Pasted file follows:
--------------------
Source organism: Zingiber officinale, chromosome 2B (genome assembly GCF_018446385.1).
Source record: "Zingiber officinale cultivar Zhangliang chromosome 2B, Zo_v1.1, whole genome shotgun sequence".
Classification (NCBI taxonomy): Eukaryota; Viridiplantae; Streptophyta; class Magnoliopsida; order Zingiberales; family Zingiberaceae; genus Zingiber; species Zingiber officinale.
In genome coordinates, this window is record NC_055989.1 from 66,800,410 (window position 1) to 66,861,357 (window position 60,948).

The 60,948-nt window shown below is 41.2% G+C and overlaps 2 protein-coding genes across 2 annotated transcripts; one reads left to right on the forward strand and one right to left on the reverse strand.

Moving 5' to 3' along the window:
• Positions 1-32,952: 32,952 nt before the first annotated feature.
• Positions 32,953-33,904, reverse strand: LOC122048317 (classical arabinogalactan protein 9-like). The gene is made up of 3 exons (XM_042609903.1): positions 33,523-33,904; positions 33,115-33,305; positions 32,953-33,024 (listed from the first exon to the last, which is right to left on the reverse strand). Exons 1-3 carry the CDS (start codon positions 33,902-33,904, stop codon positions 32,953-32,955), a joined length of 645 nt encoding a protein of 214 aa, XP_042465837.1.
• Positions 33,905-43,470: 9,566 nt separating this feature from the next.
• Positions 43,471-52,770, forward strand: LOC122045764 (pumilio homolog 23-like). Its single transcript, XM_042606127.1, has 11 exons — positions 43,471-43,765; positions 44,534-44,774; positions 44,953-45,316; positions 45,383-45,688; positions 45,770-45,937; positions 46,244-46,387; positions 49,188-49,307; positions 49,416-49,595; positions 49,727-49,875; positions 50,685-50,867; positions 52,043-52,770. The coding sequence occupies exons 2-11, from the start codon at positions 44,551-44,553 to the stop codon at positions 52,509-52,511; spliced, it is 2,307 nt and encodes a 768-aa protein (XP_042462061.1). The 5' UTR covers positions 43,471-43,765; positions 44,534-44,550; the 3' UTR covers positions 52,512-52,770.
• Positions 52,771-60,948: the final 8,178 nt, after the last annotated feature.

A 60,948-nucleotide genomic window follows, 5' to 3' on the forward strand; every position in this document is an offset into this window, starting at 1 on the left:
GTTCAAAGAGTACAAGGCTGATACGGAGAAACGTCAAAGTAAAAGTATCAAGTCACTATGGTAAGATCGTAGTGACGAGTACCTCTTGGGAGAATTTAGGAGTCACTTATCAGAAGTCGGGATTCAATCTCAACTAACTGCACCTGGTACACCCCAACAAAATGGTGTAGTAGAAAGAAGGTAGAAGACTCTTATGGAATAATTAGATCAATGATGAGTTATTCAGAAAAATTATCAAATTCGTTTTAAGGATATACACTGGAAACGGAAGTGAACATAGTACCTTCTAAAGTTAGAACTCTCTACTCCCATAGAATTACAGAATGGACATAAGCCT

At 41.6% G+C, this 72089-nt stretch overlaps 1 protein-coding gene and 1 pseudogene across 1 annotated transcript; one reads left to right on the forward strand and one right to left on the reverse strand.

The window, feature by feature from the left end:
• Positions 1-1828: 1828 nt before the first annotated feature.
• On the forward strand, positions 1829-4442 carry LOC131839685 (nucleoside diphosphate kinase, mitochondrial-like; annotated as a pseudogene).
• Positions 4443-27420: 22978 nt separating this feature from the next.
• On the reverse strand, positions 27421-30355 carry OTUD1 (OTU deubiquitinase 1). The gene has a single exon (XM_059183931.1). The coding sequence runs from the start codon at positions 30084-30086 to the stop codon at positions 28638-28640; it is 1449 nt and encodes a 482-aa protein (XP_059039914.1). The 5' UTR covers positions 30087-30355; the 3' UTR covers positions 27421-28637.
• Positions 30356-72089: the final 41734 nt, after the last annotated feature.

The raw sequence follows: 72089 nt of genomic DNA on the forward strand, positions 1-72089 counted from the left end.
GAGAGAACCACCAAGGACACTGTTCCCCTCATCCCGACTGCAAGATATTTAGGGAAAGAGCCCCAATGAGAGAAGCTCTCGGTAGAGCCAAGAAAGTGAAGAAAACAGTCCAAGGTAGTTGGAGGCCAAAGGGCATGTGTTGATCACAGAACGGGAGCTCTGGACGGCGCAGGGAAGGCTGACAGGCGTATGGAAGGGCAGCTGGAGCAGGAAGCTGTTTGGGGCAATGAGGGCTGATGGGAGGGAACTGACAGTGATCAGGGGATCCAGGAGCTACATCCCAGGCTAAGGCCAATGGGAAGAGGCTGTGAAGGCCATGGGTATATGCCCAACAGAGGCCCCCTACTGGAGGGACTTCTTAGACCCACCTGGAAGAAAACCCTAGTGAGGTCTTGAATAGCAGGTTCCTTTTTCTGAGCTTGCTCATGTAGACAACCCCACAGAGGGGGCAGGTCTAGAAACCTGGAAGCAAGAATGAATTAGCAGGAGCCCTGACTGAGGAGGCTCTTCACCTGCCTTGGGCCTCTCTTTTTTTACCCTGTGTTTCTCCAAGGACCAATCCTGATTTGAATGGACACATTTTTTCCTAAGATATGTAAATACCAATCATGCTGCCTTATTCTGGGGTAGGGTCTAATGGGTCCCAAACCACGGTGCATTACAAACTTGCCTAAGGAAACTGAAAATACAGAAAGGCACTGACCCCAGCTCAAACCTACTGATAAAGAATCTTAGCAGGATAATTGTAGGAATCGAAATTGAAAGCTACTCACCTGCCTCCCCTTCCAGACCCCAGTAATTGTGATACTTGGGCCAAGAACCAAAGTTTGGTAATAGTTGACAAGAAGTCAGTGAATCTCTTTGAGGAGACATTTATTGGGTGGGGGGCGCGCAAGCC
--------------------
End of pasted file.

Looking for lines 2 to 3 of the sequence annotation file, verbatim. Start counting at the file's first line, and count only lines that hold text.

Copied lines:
Source record: "Zingiber officinale cultivar Zhangliang chromosome 2B, Zo_v1.1, whole genome shotgun sequence".
Classification (NCBI taxonomy): Eukaryota; Viridiplantae; Streptophyta; class Magnoliopsida; order Zingiberales; family Zingiberaceae; genus Zingiber; species Zingiber officinale.